“The president and Congress were left with one option: attempting a fiscal jolt to counter the economic cycle,” writes Gerson. “Such efforts in the past have often been mistimed, with the cavalry arriving just after the settlers have been massacred. But one has to try. In this case, necessity was the mother of excess.”
Suggestion to Mike: next time you may want to weigh in before the bill passes Congress over the “no” votes of every one of his fellow Republicans in the House.
The always interesting Holman Jenkins provocatively suggests the problem with the Bush and Obama financial rescue efforts has been too much democracy: Ben Bernanke and Henry Paulson, in a phone call last Sept. 17, decided to involve political actors in the bailout following the Lehman debacle. They had good, legal, democratic and constitutional reasons for doing so, but it was a terrible mistake.”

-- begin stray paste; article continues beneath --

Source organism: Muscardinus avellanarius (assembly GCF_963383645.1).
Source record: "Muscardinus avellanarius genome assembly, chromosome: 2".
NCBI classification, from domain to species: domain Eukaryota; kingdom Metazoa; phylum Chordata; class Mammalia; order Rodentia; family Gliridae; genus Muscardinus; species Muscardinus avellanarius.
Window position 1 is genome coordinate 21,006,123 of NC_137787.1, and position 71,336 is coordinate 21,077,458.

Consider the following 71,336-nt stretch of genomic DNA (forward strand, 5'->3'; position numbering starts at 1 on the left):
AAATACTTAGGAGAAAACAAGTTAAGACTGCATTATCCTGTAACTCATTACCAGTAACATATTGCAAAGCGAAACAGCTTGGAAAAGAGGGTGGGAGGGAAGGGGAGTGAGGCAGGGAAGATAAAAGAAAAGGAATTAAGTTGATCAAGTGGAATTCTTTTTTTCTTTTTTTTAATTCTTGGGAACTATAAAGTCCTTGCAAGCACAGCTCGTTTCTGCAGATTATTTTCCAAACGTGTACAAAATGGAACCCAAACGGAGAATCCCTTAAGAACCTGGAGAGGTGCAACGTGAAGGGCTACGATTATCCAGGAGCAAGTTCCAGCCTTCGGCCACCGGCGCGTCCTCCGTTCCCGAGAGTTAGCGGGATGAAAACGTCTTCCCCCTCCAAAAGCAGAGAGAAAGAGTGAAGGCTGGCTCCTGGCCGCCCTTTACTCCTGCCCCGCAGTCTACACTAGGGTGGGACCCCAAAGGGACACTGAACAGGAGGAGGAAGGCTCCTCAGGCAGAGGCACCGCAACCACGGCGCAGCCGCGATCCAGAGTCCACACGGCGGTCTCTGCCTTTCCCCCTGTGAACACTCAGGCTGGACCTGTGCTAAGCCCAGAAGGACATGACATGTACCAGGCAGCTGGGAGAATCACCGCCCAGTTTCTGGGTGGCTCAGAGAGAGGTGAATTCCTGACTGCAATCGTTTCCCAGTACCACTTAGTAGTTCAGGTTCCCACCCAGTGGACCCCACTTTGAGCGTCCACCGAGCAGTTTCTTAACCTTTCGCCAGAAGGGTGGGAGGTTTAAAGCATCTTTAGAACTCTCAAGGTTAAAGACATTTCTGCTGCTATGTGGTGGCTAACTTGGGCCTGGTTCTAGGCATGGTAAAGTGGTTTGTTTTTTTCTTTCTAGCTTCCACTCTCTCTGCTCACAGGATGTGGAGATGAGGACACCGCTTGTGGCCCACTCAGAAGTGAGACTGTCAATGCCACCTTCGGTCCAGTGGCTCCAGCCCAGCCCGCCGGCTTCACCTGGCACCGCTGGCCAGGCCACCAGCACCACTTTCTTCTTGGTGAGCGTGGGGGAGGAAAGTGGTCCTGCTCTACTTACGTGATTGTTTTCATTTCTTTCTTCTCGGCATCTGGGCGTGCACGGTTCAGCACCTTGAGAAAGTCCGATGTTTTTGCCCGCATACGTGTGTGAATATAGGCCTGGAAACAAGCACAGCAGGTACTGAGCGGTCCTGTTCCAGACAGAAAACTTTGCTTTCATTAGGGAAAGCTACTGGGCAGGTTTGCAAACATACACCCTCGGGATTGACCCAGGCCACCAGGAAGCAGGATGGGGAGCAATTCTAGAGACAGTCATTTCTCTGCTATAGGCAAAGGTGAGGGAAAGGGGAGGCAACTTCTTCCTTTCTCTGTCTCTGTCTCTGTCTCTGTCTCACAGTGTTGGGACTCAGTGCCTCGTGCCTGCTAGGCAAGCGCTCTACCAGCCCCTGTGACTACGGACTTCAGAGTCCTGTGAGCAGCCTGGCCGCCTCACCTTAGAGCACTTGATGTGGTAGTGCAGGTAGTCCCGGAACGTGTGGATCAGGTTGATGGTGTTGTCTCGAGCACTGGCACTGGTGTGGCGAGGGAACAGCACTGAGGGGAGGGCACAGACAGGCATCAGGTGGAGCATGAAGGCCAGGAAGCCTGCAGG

The Burris mess. Now that the Senate Ethics Committee has opened a preliminary inquiry into whether Sen. Roland Burris lied – or worse -- about his quest for his Senate seat, both the Chicago Tribune and the Washington Post are calling on Burris to resign.
"Burris' story has more twists than the Chicago El, and none of them good,” editorializes the Washington Post. “The people of Illinois have suffered enough. Mr. Burris should resign
Question: When will Harry Reid, who was heavily criticized for his initial efforts to block Burris from getting the Senate seat, say “I told you so”?